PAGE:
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We know that nurses are an indispensable part of the healthcare workforce. They are essential team members, who play crucial roles in every hospital department and doctors’ clinics. However, many nurses find that living and working in a remote or rural community provides a unique and unbeatable work experience, as they can gain much more clinical expertise and knowledge than they would from working in large urban hospitals.

Rural and remote nurses have become invaluable members of healthcare teams in smaller communities. Simply their presence can make an extremely positive impact on the health services provided and the levels of patient satisfaction. It is also an excellent way to gain new skills which could very well become relevant and useful later in a nursing career. Another benefit is that nurses who work in rural areas feel they have the opportunity to learn more about cross-cultural issues and local customs.

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Challenges faced in remote communities by nurses

There are multiple challenges which can present when practising in a remote community. In terms of practice, there can be a large diversity of clients with multiple clinical presentations, therefore nurses need to be generalists. However this means there is a lack of access to pathways which support specialisation. Some communities are unable to offer adequate resources and quality IT or communication systems, which could come down to a lack of management and consistency in the structure of the organisation (1).

On a professional level, remote nurses need to be able to manage professional isolation as there will be fewer peers and networking opportunities. Working hours may be longer due to staff shortages. Unfortunately sometimes this can lead to self-care issues and stress. On a short term basis, there can be limited opportunity for career development, but many nurses find they obtain a wide range of skills and knowledge that can be used to add real substance to their resumés.


Assistant in Nursing / Aged Care
Programmed Health Professionals
Registered Nurse / Acute Care / ED / ICU
Programmed Health Professionals
Registered Nurse / Aged Care
Programmed Health Professionals

Currently, there is an under-representation of health professionals who are working in remote communities within professional organisations, which can prove frustrating for communities and health professionals currently in situ (1).

Personal challenges many remote nurses face mainly revolve around the social isolation, which includes the distance from family and friends. It can be time consuming, costly, and difficult to make even infrequent visits back home. Partners or children can have difficulty in finding suitable employment or education facilities.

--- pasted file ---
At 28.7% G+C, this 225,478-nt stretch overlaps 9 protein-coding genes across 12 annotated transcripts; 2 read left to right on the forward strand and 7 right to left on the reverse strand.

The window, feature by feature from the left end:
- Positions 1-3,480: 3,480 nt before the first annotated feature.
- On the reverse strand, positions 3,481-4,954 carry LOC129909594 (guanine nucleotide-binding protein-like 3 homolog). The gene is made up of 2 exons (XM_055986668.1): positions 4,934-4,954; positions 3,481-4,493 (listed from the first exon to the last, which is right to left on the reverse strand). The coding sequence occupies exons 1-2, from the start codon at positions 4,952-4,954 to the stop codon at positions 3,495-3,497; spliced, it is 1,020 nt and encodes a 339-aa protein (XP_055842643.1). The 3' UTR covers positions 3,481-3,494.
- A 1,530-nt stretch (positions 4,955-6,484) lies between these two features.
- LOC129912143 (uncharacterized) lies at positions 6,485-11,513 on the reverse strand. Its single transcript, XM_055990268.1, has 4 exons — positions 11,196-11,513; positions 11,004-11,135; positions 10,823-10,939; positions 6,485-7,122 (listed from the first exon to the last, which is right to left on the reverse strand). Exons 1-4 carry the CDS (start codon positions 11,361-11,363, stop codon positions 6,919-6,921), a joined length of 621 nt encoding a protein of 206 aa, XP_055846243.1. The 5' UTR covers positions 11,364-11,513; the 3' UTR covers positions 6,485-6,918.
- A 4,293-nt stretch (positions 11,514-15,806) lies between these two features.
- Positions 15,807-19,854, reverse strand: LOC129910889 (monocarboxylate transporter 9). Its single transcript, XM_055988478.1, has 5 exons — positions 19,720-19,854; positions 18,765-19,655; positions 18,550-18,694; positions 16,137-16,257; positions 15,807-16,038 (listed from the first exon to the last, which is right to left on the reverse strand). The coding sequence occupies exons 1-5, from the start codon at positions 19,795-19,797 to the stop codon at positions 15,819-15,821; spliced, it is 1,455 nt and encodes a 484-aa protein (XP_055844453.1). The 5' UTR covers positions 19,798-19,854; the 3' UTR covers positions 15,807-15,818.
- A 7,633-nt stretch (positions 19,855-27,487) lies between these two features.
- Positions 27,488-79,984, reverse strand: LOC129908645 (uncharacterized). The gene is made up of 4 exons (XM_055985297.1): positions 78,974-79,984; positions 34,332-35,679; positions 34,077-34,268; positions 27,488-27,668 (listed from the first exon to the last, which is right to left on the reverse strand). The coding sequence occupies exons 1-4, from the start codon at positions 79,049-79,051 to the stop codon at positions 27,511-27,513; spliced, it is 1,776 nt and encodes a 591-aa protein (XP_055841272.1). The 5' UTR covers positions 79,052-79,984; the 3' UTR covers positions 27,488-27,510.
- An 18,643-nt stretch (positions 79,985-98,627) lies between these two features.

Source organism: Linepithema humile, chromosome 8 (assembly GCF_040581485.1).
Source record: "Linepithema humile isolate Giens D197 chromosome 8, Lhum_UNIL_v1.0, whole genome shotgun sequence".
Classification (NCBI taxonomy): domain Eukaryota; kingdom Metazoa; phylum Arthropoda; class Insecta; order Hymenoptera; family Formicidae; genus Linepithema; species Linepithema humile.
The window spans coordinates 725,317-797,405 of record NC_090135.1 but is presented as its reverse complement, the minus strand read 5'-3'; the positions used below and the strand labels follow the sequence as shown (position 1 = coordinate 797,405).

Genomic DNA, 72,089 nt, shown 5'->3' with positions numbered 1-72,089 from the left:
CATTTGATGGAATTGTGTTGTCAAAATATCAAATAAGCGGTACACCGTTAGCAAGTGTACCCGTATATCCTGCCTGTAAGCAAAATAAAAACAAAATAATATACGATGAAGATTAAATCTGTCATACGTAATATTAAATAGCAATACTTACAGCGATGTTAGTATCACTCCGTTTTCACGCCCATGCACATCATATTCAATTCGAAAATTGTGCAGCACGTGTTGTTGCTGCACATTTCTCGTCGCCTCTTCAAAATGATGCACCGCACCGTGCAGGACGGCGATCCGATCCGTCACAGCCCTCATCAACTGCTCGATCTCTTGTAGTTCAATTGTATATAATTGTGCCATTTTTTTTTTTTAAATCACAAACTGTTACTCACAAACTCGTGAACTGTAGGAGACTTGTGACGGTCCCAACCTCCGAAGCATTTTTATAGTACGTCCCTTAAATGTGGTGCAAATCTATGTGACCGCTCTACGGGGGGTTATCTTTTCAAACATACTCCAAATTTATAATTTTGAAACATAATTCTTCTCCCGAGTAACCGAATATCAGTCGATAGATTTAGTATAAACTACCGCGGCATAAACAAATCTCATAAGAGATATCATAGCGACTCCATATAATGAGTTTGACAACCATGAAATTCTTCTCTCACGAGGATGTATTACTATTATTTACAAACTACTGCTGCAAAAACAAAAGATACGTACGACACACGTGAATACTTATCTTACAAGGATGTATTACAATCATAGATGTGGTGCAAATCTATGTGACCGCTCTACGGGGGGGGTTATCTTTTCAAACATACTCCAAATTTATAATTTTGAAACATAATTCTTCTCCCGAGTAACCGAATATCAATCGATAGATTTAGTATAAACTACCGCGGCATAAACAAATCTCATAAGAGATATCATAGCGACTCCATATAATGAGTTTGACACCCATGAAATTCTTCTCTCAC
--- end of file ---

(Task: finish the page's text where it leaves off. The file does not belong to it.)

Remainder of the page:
Working as a remote nurse also means a higher profile within the community on both a professional and personal basis, meaning boundaries can sometimes become blurred (1).

Why consider remote nursing?

With so many factors to consider, it can be difficult to understand why nurses and health professionals are choosing to move away and work in remote areas. Aside from demand, there are actually many benefits to working as a remote nurse (2)(3);

- Opportunity for travel. Remote nurses get to see and experience so many amazing landmarks and cultures of Australia. Regardless of which role a nurse is looking for, they have the opportunity to visit the mining town of Kalgoorlie, see the outback in Alice Springs, experience a country towns like Longreach in Queensland, Broken Hill in NSW, and Katherine in the Northern Territory.

- Upgrade clinical skills. By working with different and remote communities instead of the big city population, nurses experience and manage different clinical cases and conditions.

- Become culturally aware. By becoming a member of a remote community, nurses can increase their understanding and cultural awareness first-hand.

- Become part of a diverse team. Healthcare professionals from all over Australia, and even from around the world, join together to make up these remote healthcare teams.

- Earn more. Due to the demand for nurses in remote communities, companies are offering a higher pay as opposed to nurses who are working in urban hospital settings.

- Study. Some companies are also supporting nurse education by offering scholarships and transition programmes.

- Free travel and accommodation. Many health providers offer incentives such as free or part-paid accommodation and travel costs including for spouses and dependants.

Requirements to become a remote nurse

Usually positions are on a full time contract basis, and jobs are available in every sector of nursing. Individuals who wish to apply for a rural healthcare position must have critical thinking and decision-making skills due to the tough nature of the job. To be considered to work as a nurse in a remote community, companies require nurses to have obtained at least three years of generalist experience. Some employers do however offer orientation programmes and courses to prepare and offer support to nurses before they begin to practise (4).

Remote area nurses also need to be willing to participate in a 24 hour shift roster as well as being flexible in their working hours. Some facilities will require nurses to have a manual drivers licence and be able to drive a 4WD through remote environments in cases of call outs. Remote area nurses in a senior or managerial position can be required to provide or facilitate appropriate training to new students and members of the healthcare team as and when required (5).


  1. S.A.R.R.A.H (Services for Australian Rural and Remote Allied Health)
  2. Healthcare Australia (HCA)
  3. Queensland Health
  4. CQ Nurse


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